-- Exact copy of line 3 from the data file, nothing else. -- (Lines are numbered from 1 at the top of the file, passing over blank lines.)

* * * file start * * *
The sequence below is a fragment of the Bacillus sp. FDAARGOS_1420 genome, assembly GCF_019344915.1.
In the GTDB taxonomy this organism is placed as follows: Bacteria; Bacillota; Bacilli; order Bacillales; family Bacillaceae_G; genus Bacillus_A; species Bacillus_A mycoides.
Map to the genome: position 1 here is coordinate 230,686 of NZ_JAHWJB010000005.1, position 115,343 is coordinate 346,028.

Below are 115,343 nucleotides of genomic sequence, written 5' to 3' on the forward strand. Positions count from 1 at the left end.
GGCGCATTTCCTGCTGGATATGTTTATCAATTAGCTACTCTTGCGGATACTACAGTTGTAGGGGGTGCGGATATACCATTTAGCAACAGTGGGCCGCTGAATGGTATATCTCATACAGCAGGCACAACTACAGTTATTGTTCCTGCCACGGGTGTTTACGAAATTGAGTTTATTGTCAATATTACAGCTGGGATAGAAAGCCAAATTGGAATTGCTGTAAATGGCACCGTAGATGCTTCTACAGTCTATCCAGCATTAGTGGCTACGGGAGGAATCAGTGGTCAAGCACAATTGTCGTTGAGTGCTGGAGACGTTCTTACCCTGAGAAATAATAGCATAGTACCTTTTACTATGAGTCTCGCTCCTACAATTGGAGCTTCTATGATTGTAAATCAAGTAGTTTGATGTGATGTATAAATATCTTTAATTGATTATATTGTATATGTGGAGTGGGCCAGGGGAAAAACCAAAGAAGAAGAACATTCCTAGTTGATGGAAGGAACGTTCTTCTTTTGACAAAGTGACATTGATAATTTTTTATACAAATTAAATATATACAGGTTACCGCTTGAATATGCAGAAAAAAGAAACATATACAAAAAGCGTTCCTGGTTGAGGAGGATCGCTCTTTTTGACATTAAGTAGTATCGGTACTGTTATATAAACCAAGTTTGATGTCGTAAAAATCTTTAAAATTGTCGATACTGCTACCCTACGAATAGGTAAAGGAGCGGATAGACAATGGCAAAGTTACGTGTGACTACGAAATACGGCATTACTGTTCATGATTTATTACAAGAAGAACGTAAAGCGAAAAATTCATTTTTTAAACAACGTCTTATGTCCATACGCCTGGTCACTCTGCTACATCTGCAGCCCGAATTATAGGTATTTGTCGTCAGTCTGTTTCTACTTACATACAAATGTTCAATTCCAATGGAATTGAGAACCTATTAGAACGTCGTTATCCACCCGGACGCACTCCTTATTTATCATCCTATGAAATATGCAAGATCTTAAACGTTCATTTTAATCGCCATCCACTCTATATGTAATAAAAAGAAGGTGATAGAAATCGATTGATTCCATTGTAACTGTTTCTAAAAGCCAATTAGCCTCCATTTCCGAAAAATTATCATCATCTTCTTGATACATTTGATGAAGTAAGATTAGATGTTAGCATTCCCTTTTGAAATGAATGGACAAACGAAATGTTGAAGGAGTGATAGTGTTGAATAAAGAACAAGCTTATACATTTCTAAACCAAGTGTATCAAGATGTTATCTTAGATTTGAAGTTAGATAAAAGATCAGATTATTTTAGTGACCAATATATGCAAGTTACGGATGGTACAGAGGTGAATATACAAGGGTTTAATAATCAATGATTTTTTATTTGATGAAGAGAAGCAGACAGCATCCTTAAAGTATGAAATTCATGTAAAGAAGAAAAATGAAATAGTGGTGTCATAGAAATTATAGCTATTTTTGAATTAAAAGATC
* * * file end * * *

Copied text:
Map to the genome: position 1 here is coordinate 230,686 of NZ_JAHWJB010000005.1, position 115,343 is coordinate 346,028.